Game Design Courses
- Computer Science
- Game Art
- Game Design
- Multiplatform Software Development
- Systems Thinking
Today's game design degree program is all about preparing the student for the current, rapidly progressing state of electronic gaming as well as the creation of that gaming. To keep up with what's to come, there's plenty you need to know. The good news, however, is that there is lots of interesting material to keep you engaged throughout this study program. So, to give you a taste of the specific types of courses you can expect to encounter in a typical game design degree program, here are five course rundowns from within most programs.
The study of computer science teaches students the ins and outs of how computers work in a physical sense as well as the virtual sense. This is a fundamental, building block type of knowledge that is usually required early on in the program. Learn about social networks, search engines and metasearch engines, programming language, the flow of data within a computer, hardware, software, and much more. By understanding these concepts, one can truly move on to more finite subjects in video game creation.
Game art is a course that covers the all-important aspect of art found in games today. This doesn't simply refer to a virtual painting on a wall in a game, but rather the totality of visual media that one encounters while playing a game. How characters look, the appearance of environmental elements such as grass and clouds, and even what those monstrous villains look like all fall under the umbrella of gaming art. As a result, several rounds of game art courses are likely to be encountered by the gaming design degree student.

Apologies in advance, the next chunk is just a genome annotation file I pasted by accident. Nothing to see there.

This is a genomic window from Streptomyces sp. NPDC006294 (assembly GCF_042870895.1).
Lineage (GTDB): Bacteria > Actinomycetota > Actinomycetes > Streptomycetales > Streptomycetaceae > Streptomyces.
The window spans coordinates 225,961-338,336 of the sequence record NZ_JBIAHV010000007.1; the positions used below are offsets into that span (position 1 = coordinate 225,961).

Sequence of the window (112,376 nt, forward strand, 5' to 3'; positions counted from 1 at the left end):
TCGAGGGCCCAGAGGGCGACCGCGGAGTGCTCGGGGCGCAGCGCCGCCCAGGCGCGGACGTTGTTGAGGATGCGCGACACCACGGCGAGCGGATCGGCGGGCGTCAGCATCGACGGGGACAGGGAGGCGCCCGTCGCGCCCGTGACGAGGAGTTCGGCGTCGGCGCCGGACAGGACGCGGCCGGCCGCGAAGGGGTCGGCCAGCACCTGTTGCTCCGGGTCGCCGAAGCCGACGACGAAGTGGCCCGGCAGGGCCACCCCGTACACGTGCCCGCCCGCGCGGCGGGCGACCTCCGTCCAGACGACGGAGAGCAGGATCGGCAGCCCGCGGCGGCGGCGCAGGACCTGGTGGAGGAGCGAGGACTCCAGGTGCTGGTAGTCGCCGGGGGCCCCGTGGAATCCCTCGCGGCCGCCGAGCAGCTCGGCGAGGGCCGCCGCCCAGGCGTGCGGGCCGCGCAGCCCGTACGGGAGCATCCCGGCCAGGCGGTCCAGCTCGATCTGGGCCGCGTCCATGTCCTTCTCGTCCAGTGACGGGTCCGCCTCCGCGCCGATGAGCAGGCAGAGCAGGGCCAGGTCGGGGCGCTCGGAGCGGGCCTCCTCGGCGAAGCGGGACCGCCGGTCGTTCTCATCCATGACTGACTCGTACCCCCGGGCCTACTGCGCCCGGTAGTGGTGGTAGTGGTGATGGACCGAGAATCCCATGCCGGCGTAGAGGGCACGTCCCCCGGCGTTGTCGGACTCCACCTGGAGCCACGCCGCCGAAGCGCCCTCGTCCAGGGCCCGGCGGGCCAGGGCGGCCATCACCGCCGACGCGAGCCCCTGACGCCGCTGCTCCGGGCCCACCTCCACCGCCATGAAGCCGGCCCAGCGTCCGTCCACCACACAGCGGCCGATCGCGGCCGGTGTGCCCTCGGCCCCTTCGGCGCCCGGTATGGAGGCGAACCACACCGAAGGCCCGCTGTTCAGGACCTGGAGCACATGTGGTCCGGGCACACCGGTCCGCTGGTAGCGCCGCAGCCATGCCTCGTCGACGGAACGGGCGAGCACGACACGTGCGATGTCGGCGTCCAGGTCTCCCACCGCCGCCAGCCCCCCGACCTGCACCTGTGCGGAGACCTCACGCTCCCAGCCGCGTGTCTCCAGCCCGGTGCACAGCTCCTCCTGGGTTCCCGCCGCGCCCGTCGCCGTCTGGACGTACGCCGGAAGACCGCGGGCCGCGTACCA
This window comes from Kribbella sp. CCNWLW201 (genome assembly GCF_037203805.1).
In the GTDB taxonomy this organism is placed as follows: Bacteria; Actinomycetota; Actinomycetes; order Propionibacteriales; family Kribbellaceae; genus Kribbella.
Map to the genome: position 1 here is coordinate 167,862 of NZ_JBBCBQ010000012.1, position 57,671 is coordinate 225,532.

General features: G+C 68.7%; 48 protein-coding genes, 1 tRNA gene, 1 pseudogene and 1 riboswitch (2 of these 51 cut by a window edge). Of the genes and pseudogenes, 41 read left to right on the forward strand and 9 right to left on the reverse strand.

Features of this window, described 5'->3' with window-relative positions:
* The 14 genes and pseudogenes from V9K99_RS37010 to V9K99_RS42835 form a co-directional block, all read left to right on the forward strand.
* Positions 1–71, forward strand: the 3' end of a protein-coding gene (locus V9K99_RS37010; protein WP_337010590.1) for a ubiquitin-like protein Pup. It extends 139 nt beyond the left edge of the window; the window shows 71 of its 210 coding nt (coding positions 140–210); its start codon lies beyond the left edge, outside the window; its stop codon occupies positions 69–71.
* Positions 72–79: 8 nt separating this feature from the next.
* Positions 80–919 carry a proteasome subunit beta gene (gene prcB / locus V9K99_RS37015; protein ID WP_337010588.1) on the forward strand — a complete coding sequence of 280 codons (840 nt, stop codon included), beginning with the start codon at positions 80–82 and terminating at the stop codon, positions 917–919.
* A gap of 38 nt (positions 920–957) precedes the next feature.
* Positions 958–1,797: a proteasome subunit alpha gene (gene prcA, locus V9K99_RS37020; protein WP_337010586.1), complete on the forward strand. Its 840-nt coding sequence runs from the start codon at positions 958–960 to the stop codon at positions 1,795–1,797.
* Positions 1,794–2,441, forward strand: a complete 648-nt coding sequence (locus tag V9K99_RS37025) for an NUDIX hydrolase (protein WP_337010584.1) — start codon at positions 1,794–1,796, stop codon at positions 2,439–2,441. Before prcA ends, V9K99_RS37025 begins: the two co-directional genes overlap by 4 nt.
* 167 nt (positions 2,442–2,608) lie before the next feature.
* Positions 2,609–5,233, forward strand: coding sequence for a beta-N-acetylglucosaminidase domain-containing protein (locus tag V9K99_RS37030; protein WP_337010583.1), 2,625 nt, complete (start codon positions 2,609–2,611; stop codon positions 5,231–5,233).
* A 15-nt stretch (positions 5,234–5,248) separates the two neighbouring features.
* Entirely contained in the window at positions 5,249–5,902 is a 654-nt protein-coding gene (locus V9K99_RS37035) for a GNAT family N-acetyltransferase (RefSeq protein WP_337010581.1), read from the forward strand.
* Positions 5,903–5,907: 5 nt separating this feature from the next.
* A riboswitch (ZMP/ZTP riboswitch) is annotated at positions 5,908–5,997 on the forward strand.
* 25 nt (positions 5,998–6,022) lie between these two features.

It can be understandably easy to confuse game art and game design. These two disciplines are, after all, quite closely related working partners. As opposed to the visual aspect of game art, game design actually delves into the overall theories behind game building, designing, and development. Proficiency here means proficiency in the overall production process and design tools used in the making of nearly all games today.
Multiplatform Software Development
As its name suggests, the multiplatform software design course represents the portion of your gaming design degree program that is concerned with cross-platform functionality in games. Games quite often need to be able to work on several platforms these days. This means that data formats and lots of other factors must be able to be translated from one platform to the next, and as seamlessly as possible. This course is one that provides the knowledge necessary in this important area.
Finally, we take a look at systems thinking. This course addresses the other, holistic side to the greater effect of video games on society. How greatly has society been affected by continually modernized gaming? What do key academics say the future holds for the virtual universe and the gaming world that resides within it? For the greater perspective outside of making games, this typically required course provides that elevated awareness key to true professionals of the trade.
As so simply stated by PBS writer Michael Dolan, "because game designers are inhibited only by creativity and available technology, the potential will grow as their capability to move more polygons cheaply comes to fruition — something that the computer industry is working on every day". Because of this simple truth, the demand for games and their designers is not foreseeable to end anytime soon. If you are considering a game design degree program, classes such as those touched on here will prepare you for a quite secure lifetime of always being in demand.